Monday, November 30, 2015

The Spiritual and the Political: A Reflection on the Colorado Springs Vigil

After Friday’s horrible shooting in the vicinity of a Planned Parenthood Clinic in Colorado Springs, a vigil was held at the All Souls Unitarian Universalist Church to remember the victims and to stand in solidarity with Planned Parenthood.  The senior pastor of the church, Rev. Nori Rost opened the vigil with these words: "We're here to honor the lives of those who were killed yesterday in domestic terrorism. We're here to honor thework of Planned Parenthood and stand with them in solidarity. We're here tohonor the amazing response of the Colorado Springs police and other responders.But we're mainly here to find comfort in each other's company. Together, we canchange the world."

Other speakers shared in their remarks about the need for stricter gun control laws and to protect the reproductive rights of women. One person in attendance got up from her pew and said to those in the church, “I thought we were here to grieve and mourn and not makepolitical statements." With that, she walked out of the church.

As a pastor, I have been thinking of the woman’s statement: was it appropriate to look to solutions in the midst of grief? Was the vigil the right time and place to talk about gun control and women’s reproductive rights?

When a loved one has died due to illness, accident, or old age, it seldom requires political and/or moral reflection—part of the cycle of life is birth and death. It is expected that we will eventually lose those we love—even our own life—through the passage of time. However, a death caused by willful intent is another story. Domestic violence—where one is no longer safe in the sanctuary of one’s home—or domestic terrorism—where someone seeks to inflict the most amount of harm to the greatest number of people, whether they are attending a church or seeking a medical procedure that is protected by law—has political and moral implications.

It is natural, even necessary, at times like these to seek, in the midst of our communal grief, communal answers to preventing future acts of violence. These moments, when we feel deeply the loss and see clearly that such loss could have been prevented, place us on  the sacred ground upon which our commitment to heal the brokenness within our community rests. It is imperative that as we grieve we find ways to move through it in ways that empower us. We need not be held hostage to evil that seeks to harm but instead we can live into our own power to join with others and find pathways to further peace, wholeness, and right relationships.

Make no mistake—all this has political ramifications. And perhaps it can be the most constructive thing we can do with our grief and the most loving act we can do to honor the legacy of those whose lives have been cut short to violence, especially at a vigil.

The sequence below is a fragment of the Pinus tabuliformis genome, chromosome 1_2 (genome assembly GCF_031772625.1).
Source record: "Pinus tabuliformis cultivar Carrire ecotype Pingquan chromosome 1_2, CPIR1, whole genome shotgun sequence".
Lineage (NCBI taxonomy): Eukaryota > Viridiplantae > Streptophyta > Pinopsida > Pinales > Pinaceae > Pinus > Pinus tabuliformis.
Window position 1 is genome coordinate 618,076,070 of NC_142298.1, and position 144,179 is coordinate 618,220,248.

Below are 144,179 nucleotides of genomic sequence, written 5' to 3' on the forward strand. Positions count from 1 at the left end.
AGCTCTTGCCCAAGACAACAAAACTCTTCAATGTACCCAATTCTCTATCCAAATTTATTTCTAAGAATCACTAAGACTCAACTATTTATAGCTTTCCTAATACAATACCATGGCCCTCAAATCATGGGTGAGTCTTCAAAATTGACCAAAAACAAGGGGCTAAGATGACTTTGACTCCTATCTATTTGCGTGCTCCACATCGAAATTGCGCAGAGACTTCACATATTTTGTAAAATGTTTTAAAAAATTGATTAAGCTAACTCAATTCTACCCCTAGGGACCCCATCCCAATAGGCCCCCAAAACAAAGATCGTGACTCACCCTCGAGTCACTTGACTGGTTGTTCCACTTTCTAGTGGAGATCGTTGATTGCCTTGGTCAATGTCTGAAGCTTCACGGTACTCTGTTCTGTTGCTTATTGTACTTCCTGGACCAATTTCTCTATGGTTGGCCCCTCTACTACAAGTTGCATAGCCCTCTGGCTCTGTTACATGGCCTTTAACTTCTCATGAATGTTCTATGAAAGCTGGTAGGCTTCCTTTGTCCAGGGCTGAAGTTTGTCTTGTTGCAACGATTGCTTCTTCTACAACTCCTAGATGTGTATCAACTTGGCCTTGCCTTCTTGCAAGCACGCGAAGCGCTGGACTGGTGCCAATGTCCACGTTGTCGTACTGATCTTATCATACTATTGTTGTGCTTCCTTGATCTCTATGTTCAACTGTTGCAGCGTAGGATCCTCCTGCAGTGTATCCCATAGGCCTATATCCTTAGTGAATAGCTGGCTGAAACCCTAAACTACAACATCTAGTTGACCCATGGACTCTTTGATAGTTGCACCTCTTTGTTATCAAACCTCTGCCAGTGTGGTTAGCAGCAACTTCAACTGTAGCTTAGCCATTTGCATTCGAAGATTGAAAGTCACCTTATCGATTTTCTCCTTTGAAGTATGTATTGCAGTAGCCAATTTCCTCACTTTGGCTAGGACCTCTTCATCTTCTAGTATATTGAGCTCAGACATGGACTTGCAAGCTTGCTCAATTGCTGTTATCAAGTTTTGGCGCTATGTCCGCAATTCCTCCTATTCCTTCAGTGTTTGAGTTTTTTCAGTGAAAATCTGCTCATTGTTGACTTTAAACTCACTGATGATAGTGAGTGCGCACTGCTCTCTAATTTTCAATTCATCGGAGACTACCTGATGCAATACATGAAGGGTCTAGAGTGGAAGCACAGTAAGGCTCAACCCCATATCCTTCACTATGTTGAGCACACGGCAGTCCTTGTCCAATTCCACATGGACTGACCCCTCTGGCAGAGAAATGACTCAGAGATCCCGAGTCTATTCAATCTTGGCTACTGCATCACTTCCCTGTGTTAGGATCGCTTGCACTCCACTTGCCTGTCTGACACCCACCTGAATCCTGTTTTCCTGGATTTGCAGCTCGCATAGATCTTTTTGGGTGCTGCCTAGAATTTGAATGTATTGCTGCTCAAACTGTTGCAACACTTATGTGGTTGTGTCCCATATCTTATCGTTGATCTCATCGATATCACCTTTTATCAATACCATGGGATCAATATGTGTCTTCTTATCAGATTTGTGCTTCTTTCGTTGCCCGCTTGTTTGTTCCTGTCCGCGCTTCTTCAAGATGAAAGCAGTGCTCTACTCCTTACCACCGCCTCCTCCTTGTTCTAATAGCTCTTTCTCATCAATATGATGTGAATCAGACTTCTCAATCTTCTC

Liturgy, the ritual of worship, has as its origin:


"The Public work of the people done on behalf of the people." If our vigils are to have any true honoring of those who were massacred, it is that we join in the work that makes for peace in our communities so no other city will have to come together to mourn the loss of  so many. Let us end the unholy litany that continues to grow:
Newtown, CT
Aurora, CO
Colorado Springs, CO
May our vigils inspire us to honor the dead by seeking safe communities for the living.


Wednesday, December 31, 2014

Pausing Before the Turn of the Page

Pausing before the turn of the page

As the New Year beckons, unwrapped

     May you see the potential of empty spaces on the calendar 

Not to be mindlessly filled with Musts





But as the places--

                              almost womblike in their hallowedness--










Are given the 

                         Breathing room

     to flourish in your life. 

Wednesday, November 26, 2014



The events of this week are making it hard for me to face Thanksgiving. It’s hard to settle into the warmth of hearth and home when the world outside is filled with violence and injustice. I’m finding it hard to shut out the cries around me.

Seeking comfort, I found myself turning to a most unusual scripture for this time of year. It is one which is read right after Christmas day. And I mean right after. We barely say the Amen on “Joy to the World” before we encounter a most disturbing historical account of violence found in Matthew 2:13-23.

You see, Herod, who was a front man of the Roman empire, ruled over Israel. When Jesus was born, word got to him that others were calling Jesus the King of the Jews. He sent wise men to see the boy. Herod told them it was so that he could honor him, but really he wanted to know his whereabouts so he could kill him. The wise men, after laying their gifts before Jesus, are warned in a dream not to return to Herod, and Jesus’ father Joseph is always warned in a dream to flee with his family. When Herod learned that he had been outwitted, he ordered the murder of every boy in Bethlehem under the age of two. This is known as the Slaughter of the Innocence and fulfills the prophesy of Jeremiah: